Our 14 year old son has been refusing to wear a hat to school. It’s winter. In Canada.
This has recently been a source of tension between my son and my husband, and between me and my husband. My son’s position: I’m not cold. My position: If he’s cold he’ll start wearing a hat. My husband’s position: He’ll get sick if he doesn’t wear a hat. He has to wear a hat!
It was starting to become a real problem. None of us had been able to convince the others of the veracity of our opinions.
Yesterday we had a breakthrough. I sat down with my son after school and said “I know you’re not cold and you don’t want to wear a hat to school. But it’s really important to Daddy that you do. He is sure that you will get sick if you don’t wear a hat and he really loves you and wants you to be happy and healthy. There is nothing we will be able to do to change his mind on this. Can you please start wearing a hat? It’s *that* important to Daddy.” Guess what my son said? “Okay.” Later that night my son and my husband devised some temperature guidelines that they both could live with. (In case you’re interested: below -2 C/28 F= hat is strongly recommended, at -5 C/ 23 F or below= hat required.)
As children get older, they should make their own decisions. We can’t force a 13 year old to wear a hat. We could force him to wear it out the door, but we would never know if he stuffed it in his pocket the minute he was out of sight. (This was his 10 year old brother’s point!) Yet he agreed to wear a hat.
Why were we able to resolve this conflict? And what should you do when you find yourself fighting with your older child or teen? How can you learn to get along better with your tween or teen?
First– ask yourself if it’s a battle you should be fighting. By the time they’re 18, we want our kids to be successfully independent. To get there they need to practice making their own decisions. And they need to practice while they have us as their safety nets. We’re here to pick up the pieces if the decisions they make aren’t so great. Sometimes you might not agree with the decisions tween or teen is making, but let them decide anyway. If it’s not dangerous or hurtful to your child or someone else- back off.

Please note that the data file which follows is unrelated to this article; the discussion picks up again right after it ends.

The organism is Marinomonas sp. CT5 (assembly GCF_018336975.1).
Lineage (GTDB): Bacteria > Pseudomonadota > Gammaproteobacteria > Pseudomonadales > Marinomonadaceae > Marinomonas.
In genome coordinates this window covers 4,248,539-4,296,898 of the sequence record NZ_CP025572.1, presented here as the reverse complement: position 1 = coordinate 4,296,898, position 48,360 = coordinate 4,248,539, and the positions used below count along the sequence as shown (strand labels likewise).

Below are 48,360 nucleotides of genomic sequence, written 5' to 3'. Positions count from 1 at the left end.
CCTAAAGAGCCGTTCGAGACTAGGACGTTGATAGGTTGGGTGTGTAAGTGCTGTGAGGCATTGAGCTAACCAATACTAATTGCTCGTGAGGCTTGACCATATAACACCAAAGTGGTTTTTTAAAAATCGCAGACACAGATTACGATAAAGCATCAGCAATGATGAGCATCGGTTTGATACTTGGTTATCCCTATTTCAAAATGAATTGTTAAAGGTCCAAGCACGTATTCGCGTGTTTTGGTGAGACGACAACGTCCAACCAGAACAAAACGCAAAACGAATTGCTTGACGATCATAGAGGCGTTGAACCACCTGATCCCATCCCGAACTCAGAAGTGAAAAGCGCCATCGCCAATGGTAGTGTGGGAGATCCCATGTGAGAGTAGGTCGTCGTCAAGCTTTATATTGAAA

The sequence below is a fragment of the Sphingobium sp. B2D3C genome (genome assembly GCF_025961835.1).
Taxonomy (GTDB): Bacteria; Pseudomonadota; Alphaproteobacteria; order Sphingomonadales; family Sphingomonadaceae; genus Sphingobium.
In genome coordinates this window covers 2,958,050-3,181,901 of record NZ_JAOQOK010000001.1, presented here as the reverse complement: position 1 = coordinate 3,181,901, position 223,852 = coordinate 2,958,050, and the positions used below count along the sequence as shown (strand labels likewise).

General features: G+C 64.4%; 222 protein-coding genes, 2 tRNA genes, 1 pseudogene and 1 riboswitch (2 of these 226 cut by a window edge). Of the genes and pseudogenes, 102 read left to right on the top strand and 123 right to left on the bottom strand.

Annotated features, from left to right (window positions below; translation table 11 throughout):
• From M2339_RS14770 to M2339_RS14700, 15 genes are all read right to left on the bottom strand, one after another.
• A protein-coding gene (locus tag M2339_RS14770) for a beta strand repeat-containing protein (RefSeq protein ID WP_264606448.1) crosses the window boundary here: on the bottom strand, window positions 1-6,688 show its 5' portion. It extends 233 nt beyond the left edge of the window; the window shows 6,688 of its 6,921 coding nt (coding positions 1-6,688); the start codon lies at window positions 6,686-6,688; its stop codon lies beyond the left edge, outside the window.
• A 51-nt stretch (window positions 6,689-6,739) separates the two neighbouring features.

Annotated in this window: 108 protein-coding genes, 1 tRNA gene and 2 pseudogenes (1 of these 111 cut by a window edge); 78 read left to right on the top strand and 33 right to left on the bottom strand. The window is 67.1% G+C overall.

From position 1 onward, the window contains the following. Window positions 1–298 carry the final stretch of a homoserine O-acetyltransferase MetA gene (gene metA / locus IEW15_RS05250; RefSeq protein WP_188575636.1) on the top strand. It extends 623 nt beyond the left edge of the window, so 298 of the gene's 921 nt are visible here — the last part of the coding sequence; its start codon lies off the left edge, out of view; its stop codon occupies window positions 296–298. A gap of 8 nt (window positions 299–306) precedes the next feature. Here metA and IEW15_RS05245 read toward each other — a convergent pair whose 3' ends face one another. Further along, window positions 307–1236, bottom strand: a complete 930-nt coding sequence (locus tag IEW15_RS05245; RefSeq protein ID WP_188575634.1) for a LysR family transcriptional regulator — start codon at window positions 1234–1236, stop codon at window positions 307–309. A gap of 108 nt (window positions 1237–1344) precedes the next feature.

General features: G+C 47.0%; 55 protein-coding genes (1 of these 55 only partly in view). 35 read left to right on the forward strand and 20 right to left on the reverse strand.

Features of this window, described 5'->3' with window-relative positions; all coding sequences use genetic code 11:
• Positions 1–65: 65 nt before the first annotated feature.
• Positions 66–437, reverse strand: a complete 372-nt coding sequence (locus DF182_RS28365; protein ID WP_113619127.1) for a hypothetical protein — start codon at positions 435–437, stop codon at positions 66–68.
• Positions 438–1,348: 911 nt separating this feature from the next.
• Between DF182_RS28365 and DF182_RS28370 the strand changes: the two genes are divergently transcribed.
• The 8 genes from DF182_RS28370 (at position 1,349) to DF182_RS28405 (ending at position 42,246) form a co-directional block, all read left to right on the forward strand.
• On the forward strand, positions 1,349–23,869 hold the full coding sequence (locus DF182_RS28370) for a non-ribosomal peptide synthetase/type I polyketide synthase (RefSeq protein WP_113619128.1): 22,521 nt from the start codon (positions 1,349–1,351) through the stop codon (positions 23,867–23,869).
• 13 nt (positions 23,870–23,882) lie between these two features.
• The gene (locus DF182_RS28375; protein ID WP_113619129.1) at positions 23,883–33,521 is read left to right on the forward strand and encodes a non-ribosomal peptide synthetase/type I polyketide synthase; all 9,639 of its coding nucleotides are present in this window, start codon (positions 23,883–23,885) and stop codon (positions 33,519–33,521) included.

If you really can’t let it go? (For my husband, the hat battle was one worth having.) Avoid a power struggle. Try to interact with these two principles in mind:
- Connection. Cultivate it and Invoke it. My son and his dad have a very close relationship. When asked to do something that he could see was really important to his dad, he agreed. If my son didn’t care about his relationship with his dad, he would have refused. The only genuine way we have to influence our children’s behaviour is through our connection with them.
- Respect. Treat your tween/teen like an equal. In the case of the hat, we all presented our cases as equals and worked out a solution everyone could live with. A my-way-or-the-highway generally backfires: older children and teens will often dig their heels in even more just because you are telling them what to do. Try to approach conflict with your older child as you might approach it with your spouse or co-worker.
If your older child genuinely doesn’t care what you think? You might want to check out this book: Hold On to Your Kids: Why Parents Need to Matter More Than Peers by Gordon Neufeld.
PS- And of course working with me one-on-one can help you with your parenting challenges, large or small. Find out how to work with me here.
Sarah Rosensweet is a certified peaceful parenting coach, speaker, and educator. She lives in Toronto with her husband and three big kids (ages 13, 16, and 20). Peaceful parenting is a non-punitive, connection-based approach that uses firm limits with lots of empathy. Sarah works one-on-one virtually with parents all over the world to help them go from frustrated and overwhelmed to, “We’ve got this!”
Read more at: www.sarahrosensweet.com